So then I wound up playing relay, because apparently the claims department at my insurance couldn’t call this billing place, either. (At one point I asked, “Can’t I just mail this final notice thing to you guys with a cover letter with all of my information and then you pay it?” Apparently that wasn’t allowed, either.) But eventually it seemed we had it worked out, and the claim was re-submitted.

Until I got another bill from the physician’s biller, telling me that my insurance company now claimed that they weren’t my primary coverage, and I should submit it “to your wife’s insurance first.”

I have a legal spouse, but not a wife. That minor annoyance aside (really? they’re using gendered nouns?), my husband’s employer-provided insurance covers almost nothing, and charges an ungodly premium to cover spouses or dependents, so we had never added me as a subscriber over there. He has multiple coverage, but I don’t.

I learn that the insurance company now has a policy that every 90 days they send out the questionnaire asking customers to confirm that we have no other insurance. For decades I’ve been getting that sort of form approximately once a year. Every insurance company does it, hoping to get out of paying entire bills by making another insurance company chip in. But now they’ve decided to do it once every 90 days. “And you didn’t send back your last survey.”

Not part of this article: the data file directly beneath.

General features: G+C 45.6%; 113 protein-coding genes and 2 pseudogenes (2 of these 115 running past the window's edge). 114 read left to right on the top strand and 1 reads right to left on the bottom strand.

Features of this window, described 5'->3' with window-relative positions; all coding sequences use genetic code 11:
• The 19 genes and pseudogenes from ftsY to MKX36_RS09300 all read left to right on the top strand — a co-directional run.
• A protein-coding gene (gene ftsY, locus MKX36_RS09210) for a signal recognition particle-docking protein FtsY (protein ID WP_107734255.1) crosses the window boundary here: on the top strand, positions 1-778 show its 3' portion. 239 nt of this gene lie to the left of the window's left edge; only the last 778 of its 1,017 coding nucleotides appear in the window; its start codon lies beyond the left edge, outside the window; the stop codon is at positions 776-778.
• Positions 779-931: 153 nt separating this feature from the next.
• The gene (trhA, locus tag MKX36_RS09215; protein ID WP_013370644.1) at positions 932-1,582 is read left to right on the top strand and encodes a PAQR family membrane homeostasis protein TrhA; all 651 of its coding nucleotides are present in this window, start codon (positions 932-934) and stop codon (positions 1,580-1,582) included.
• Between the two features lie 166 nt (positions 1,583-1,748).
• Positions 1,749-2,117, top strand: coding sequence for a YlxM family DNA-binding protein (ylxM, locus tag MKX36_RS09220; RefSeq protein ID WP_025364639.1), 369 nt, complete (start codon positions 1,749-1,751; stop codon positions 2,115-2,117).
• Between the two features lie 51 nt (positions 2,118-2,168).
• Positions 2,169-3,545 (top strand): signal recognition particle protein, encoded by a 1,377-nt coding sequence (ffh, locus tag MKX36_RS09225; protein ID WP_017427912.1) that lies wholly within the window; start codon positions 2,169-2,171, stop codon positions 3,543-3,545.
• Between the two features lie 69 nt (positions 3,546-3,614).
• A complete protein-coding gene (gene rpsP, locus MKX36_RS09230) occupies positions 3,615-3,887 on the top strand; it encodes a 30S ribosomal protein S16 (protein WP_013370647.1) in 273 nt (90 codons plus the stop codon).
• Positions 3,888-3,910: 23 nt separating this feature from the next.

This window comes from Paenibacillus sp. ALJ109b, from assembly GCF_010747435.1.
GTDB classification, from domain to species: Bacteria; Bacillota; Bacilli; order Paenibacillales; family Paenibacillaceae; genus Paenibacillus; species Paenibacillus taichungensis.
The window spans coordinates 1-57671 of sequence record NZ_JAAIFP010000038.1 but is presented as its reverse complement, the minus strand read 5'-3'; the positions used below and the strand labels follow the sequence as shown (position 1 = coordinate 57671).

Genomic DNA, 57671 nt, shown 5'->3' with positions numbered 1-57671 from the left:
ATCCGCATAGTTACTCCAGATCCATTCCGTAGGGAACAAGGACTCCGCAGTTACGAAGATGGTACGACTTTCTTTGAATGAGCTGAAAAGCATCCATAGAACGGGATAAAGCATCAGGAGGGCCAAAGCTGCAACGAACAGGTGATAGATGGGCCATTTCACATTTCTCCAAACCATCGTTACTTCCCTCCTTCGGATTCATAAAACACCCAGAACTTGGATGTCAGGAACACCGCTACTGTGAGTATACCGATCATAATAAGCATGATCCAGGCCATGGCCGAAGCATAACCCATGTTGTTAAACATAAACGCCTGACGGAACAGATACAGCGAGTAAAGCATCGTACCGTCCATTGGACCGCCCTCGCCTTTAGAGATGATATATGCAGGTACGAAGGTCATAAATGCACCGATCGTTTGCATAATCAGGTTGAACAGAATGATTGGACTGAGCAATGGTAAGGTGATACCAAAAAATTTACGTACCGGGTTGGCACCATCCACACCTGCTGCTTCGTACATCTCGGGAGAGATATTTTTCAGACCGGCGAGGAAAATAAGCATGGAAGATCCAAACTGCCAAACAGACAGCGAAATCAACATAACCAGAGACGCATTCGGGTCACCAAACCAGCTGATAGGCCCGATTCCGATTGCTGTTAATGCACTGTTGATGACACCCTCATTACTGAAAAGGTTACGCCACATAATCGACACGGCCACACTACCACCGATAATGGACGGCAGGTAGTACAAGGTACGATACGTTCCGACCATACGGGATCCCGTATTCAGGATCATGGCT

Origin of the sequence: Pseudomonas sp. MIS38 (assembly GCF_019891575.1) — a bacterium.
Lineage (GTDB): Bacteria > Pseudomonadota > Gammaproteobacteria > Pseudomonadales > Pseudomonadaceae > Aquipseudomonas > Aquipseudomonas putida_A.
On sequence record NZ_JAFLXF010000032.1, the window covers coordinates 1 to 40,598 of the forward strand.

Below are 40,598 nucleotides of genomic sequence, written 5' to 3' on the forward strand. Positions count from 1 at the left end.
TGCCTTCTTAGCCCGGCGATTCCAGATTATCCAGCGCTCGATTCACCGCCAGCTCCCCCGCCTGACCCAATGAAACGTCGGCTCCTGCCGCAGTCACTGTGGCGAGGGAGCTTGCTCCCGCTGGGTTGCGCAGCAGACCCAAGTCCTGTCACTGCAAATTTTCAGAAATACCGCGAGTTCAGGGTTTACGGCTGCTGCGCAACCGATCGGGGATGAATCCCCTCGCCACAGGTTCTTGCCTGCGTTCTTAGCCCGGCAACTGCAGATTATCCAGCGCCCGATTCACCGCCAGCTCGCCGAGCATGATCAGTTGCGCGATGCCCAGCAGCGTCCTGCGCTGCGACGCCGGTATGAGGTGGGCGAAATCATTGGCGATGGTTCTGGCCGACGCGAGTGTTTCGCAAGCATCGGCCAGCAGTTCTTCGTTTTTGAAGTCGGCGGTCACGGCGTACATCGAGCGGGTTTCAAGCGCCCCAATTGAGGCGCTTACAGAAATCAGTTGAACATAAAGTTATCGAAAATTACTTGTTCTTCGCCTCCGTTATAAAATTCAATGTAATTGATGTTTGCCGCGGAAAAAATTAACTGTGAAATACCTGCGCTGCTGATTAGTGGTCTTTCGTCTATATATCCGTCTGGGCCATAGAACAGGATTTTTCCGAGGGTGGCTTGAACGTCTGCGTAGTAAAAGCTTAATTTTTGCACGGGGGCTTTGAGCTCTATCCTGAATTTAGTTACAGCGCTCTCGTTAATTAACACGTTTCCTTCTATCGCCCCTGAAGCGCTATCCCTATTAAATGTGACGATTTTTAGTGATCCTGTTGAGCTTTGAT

I couldn’t remember when I last received one.

“The new form includes some educational material about the insurance process,” the customer service person explained. “A lot of people are mistaking it for junk mail.”

This customer service rep was able to offer an explanation of the other problem. It has to do with using the local networks. If the claims person at the local network doesn’t recognize that the member ID number isn’t in the same format as their own usual ID numbers, they don’t know to search for me as a member of an allied network. So if they just enter the ID number on my card into their ID number search, I don’t come up.

Brilliant.

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About fontfolly

I've loved reading for as long as I can remember. I write fantasy, science fiction, mystery, and nonfiction. I publish an anthropomorphic sci-fi/space opera literary fanzine. I attend and work on the staff for several anthropormorphics, anime, and science fiction conventions. I live in Seattle with my wonderful husband, still completely amazed that he puts up with me at all.